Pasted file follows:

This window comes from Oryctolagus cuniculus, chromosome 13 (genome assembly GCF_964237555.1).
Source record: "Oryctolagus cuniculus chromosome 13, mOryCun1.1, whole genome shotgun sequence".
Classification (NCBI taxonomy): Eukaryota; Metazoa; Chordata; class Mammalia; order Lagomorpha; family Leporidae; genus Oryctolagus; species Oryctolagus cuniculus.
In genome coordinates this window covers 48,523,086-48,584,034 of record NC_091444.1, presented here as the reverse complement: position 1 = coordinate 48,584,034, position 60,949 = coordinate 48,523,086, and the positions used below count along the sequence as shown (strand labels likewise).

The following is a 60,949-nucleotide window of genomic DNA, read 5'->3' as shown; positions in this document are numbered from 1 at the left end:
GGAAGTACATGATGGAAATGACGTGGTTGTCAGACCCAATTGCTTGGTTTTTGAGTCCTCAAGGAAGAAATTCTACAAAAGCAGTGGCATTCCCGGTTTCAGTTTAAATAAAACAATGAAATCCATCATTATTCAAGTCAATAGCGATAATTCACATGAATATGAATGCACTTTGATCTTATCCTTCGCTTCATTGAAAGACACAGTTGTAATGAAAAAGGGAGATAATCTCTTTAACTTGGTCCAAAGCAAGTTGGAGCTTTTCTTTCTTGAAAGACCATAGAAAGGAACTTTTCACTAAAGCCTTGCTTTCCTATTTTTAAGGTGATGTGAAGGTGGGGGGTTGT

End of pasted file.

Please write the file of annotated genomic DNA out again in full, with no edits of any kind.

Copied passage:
This window comes from Oryctolagus cuniculus, chromosome 13 (genome assembly GCF_964237555.1).
Source record: "Oryctolagus cuniculus chromosome 13, mOryCun1.1, whole genome shotgun sequence".
Classification (NCBI taxonomy): Eukaryota; Metazoa; Chordata; class Mammalia; order Lagomorpha; family Leporidae; genus Oryctolagus; species Oryctolagus cuniculus.
In genome coordinates this window covers 48,523,086-48,584,034 of record NC_091444.1, presented here as the reverse complement: position 1 = coordinate 48,584,034, position 60,949 = coordinate 48,523,086, and the positions used below count along the sequence as shown (strand labels likewise).

The following is a 60,949-nucleotide window of genomic DNA, read 5'->3' as shown; positions in this document are numbered from 1 at the left end:
GGAAGTACATGATGGAAATGACGTGGTTGTCAGACCCAATTGCTTGGTTTTTGAGTCCTCAAGGAAGAAATTCTACAAAAGCAGTGGCATTCCCGGTTTCAGTTTAAATAAAACAATGAAATCCATCATTATTCAAGTCAATAGCGATAATTCACATGAATATGAATGCACTTTGATCTTATCCTTCGCTTCATTGAAAGACACAGTTGTAATGAAAAAGGGAGATAATCTCTTTAACTTGGTCCAAAGCAAGTTGGAGCTTTTCTTTCTTGAAAGACCATAGAAAGGAACTTTTCACTAAAGCCTTGCTTTCCTATTTTTAAGGTGATGTGAAGGTGGGGGGTTGT